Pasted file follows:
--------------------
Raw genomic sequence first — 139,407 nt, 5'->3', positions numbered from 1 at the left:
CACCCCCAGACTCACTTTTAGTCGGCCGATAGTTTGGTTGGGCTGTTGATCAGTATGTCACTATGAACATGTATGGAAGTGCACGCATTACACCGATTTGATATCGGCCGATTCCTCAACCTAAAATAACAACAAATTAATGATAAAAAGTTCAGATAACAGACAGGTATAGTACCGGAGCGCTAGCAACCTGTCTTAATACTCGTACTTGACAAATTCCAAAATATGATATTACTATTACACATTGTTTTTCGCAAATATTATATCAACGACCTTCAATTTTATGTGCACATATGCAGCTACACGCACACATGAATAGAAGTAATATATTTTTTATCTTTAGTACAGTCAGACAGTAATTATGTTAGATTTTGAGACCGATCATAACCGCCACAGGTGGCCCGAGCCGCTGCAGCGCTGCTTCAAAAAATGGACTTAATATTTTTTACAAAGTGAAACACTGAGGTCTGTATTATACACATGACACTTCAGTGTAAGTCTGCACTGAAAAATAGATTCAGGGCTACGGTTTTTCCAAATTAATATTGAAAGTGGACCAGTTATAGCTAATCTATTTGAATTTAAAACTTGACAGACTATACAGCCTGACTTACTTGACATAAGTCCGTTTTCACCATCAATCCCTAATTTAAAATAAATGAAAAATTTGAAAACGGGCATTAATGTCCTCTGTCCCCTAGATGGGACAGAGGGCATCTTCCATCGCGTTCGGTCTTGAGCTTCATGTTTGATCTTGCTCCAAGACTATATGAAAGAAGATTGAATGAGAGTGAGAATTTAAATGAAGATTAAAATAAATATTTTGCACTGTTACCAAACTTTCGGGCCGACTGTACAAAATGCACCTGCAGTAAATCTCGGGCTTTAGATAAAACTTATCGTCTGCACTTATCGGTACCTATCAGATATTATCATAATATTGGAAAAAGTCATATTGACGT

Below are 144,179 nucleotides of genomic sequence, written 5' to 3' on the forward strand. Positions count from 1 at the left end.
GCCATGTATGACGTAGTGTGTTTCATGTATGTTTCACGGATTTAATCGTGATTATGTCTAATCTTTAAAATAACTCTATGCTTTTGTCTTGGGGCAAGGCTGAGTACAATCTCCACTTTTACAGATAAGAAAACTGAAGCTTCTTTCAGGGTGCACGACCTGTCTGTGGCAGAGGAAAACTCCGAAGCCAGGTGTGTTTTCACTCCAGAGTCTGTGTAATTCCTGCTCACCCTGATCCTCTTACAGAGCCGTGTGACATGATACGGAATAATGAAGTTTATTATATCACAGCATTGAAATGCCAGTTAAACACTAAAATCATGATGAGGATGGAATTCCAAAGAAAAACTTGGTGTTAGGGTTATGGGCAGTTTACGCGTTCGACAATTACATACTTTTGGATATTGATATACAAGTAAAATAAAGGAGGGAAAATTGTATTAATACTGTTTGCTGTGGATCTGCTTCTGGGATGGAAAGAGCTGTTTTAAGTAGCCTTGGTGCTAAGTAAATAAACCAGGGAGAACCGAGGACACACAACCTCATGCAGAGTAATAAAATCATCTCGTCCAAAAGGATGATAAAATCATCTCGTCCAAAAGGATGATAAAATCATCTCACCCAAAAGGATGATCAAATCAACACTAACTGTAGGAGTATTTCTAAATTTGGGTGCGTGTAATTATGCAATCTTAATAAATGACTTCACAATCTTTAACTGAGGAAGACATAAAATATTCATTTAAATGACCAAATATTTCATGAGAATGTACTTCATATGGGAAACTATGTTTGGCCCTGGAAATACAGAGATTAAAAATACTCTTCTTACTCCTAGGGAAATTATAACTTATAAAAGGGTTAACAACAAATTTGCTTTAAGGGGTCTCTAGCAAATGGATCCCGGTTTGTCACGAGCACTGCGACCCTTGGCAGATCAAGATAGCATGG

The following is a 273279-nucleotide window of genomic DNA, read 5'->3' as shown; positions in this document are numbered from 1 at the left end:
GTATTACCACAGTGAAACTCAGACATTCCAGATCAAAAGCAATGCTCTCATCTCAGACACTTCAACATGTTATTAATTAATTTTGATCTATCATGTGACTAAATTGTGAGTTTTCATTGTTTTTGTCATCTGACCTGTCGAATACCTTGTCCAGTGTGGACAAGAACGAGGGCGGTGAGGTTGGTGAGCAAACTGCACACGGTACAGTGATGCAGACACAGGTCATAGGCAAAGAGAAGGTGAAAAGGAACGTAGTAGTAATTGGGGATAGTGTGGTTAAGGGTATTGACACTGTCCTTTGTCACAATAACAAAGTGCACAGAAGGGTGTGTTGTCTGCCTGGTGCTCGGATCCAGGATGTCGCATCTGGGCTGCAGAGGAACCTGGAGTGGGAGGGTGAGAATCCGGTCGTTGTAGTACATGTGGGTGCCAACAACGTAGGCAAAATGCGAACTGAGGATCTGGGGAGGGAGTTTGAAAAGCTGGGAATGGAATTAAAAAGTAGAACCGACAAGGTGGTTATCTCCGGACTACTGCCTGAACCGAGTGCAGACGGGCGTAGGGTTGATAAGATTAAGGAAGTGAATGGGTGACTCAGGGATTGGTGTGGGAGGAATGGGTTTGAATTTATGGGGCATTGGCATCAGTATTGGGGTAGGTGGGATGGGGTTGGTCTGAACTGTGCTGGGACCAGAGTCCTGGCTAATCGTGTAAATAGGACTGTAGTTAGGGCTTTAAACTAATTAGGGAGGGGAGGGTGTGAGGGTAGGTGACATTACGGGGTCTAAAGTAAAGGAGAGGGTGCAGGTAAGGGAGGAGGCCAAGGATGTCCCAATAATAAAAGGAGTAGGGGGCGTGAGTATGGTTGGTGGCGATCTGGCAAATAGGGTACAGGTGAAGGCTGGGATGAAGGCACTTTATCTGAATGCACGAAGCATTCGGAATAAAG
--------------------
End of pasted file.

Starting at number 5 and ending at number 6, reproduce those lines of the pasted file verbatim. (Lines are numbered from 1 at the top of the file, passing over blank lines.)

The following is a 273279-nucleotide window of genomic DNA, read 5'->3' as shown; positions in this document are numbered from 1 at the left end:
GTATTACCACAGTGAAACTCAGACATTCCAGATCAAAAGCAATGCTCTCATCTCAGACACTTCAACATGTTATTAATTAATTTTGATCTATCATGTGACTAAATTGTGAGTTTTCATTGTTTTTGTCATCTGACCTGTCGAATACCTTGTCCAGTGTGGACAAGAACGAGGGCGGTGAGGTTGGTGAGCAAACTGCACACGGTACAGTGATGCAGACACAGGTCATAGGCAAAGAGAAGGTGAAAAGGAACGTAGTAGTAATTGGGGATAGTGTGGTTAAGGGTATTGACACTGTCCTTTGTCACAATAACAAAGTGCACAGAAGGGTGTGTTGTCTGCCTGGTGCTCGGATCCAGGATGTCGCATCTGGGCTGCAGAGGAACCTGGAGTGGGAGGGTGAGAATCCGGTCGTTGTAGTACATGTGGGTGCCAACAACGTAGGCAAAATGCGAACTGAGGATCTGGGGAGGGAGTTTGAAAAGCTGGGAATGGAATTAAAAAGTAGAACCGACAAGGTGGTTATCTCCGGACTACTGCCTGAACCGAGTGCAGACGGGCGTAGGGTTGATAAGATTAAGGAAGTGAATGGGTGACTCAGGGATTGGTGTGGGAGGAATGGGTTTGAATTTATGGGGCATTGGCATCAGTATTGGGGTAGGTGGGATGGGGTTGGTCTGAACTGTGCTGGGACCAGAGTCCTGGCTAATCGTGTAAATAGGACTGTAGTTAGGGCTTTAAACTAATTAGGGAGGGGAGGGTGTGAGGGTAGGTGACATTACGGGGTCTAAAGTAAAGGAGAGGGTGCAGGTAAGGGAGGAGGCCAAGGATGTCCCAATAATAAAAGGAGTAGGGGGCGTGAGTATGGTTGGTGGCGATCTGGCAAATAGGGTACAGGTGAAGGCTGGGATGAAGGCACTTTATCTGAATGCACGAAGCATTCGGAATAAAG